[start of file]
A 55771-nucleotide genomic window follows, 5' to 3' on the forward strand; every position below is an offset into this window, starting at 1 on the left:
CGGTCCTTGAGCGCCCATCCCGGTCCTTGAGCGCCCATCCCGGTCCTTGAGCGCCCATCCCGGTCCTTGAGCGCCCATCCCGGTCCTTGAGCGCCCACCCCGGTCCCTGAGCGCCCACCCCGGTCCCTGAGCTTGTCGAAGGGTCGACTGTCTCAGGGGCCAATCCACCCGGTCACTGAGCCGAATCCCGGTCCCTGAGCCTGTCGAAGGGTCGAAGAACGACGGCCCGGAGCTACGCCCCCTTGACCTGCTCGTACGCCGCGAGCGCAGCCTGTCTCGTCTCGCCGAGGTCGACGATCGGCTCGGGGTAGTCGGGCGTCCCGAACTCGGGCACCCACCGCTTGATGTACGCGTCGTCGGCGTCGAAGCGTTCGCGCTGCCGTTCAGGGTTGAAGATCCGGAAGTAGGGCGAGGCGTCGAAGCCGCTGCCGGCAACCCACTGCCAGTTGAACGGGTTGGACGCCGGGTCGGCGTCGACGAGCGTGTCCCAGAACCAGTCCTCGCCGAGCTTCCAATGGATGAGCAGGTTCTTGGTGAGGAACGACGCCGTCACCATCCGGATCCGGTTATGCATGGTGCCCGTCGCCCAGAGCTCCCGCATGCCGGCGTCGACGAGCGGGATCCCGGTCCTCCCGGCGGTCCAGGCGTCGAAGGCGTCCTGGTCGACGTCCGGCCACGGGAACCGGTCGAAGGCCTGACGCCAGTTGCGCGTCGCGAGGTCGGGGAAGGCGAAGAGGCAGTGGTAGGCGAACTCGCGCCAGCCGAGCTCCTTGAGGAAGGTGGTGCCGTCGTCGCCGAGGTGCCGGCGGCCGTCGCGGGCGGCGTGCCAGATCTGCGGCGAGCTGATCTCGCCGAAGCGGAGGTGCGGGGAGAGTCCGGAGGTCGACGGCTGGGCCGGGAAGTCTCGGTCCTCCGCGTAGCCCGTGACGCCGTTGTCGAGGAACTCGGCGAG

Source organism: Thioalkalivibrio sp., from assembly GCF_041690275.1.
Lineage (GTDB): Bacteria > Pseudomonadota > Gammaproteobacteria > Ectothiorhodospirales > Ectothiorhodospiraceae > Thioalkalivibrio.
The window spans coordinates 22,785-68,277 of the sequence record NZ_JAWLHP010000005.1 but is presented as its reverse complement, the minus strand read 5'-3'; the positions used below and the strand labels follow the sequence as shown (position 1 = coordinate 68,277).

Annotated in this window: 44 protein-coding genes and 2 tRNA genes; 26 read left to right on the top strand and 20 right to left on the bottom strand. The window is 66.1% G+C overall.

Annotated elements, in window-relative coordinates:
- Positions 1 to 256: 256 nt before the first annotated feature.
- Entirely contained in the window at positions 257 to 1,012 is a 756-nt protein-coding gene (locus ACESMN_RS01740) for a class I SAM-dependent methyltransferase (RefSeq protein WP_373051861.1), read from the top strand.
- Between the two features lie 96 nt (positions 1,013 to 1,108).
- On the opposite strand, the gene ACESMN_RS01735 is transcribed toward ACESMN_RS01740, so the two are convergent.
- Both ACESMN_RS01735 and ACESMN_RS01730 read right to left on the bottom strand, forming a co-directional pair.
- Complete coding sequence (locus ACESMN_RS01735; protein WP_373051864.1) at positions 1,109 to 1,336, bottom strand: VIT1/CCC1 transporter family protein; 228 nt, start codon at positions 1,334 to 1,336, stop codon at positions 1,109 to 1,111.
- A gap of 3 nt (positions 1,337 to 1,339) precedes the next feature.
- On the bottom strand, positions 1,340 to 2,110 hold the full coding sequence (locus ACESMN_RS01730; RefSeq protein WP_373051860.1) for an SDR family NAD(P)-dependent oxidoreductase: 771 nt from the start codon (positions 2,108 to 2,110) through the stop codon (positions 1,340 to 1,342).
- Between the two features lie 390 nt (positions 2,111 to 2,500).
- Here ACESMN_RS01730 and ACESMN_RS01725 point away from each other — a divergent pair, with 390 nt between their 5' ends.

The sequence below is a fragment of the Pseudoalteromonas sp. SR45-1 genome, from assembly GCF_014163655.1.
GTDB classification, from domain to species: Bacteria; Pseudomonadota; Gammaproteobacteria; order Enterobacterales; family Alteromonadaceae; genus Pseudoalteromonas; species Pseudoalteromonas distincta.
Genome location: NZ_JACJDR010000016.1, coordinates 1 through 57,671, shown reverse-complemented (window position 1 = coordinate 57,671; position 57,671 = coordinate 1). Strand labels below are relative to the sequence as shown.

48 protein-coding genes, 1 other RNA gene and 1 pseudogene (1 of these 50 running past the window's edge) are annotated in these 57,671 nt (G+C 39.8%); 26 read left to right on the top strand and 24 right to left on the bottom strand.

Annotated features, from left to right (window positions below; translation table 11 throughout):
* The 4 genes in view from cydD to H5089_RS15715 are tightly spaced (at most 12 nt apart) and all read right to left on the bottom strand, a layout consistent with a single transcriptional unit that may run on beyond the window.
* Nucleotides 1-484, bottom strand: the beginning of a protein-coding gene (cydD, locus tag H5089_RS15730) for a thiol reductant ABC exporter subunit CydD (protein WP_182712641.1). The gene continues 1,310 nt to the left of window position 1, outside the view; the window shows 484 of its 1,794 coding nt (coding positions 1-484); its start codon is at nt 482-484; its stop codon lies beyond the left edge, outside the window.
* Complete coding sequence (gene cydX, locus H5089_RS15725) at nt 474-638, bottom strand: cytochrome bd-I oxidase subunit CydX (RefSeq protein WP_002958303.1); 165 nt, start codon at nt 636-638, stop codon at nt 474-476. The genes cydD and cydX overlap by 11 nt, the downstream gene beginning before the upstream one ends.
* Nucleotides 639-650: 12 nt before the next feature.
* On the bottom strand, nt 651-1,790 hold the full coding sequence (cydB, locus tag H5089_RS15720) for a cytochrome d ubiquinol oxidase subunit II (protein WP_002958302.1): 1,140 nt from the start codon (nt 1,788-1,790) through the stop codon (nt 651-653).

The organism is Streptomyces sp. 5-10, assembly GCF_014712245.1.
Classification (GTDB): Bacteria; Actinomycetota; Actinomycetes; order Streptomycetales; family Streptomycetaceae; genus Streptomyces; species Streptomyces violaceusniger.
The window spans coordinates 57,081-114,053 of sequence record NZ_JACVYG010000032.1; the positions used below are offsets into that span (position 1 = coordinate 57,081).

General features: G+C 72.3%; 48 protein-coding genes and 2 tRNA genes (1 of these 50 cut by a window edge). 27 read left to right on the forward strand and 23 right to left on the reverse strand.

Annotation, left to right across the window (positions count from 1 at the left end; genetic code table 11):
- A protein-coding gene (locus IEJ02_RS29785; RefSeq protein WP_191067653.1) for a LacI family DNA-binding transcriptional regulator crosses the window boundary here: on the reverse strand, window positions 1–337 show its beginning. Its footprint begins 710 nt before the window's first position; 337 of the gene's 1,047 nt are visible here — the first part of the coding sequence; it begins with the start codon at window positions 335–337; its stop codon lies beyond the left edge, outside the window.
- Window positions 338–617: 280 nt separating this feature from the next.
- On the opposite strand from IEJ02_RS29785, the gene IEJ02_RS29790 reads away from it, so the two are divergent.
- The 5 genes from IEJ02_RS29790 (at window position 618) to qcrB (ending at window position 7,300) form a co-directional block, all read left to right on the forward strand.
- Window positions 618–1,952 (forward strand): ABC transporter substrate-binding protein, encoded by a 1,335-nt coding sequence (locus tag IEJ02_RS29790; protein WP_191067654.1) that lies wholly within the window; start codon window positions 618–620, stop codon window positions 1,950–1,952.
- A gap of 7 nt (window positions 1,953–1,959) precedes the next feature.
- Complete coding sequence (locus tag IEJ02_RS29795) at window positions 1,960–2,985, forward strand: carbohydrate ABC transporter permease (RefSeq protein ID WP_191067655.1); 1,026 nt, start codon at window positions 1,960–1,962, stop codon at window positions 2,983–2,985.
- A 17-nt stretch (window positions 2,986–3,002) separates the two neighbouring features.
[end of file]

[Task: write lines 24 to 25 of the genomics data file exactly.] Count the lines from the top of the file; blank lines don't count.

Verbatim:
* Nucleotides 1-484, bottom strand: the beginning of a protein-coding gene (cydD, locus tag H5089_RS15730) for a thiol reductant ABC exporter subunit CydD (protein WP_182712641.1). The gene continues 1,310 nt to the left of window position 1, outside the view; the window shows 484 of its 1,794 coding nt (coding positions 1-484); its start codon is at nt 482-484; its stop codon lies beyond the left edge, outside the window.
* Complete coding sequence (gene cydX, locus H5089_RS15725) at nt 474-638, bottom strand: cytochrome bd-I oxidase subunit CydX (RefSeq protein WP_002958303.1); 165 nt, start codon at nt 636-638, stop codon at nt 474-476. The genes cydD and cydX overlap by 11 nt, the downstream gene beginning before the upstream one ends.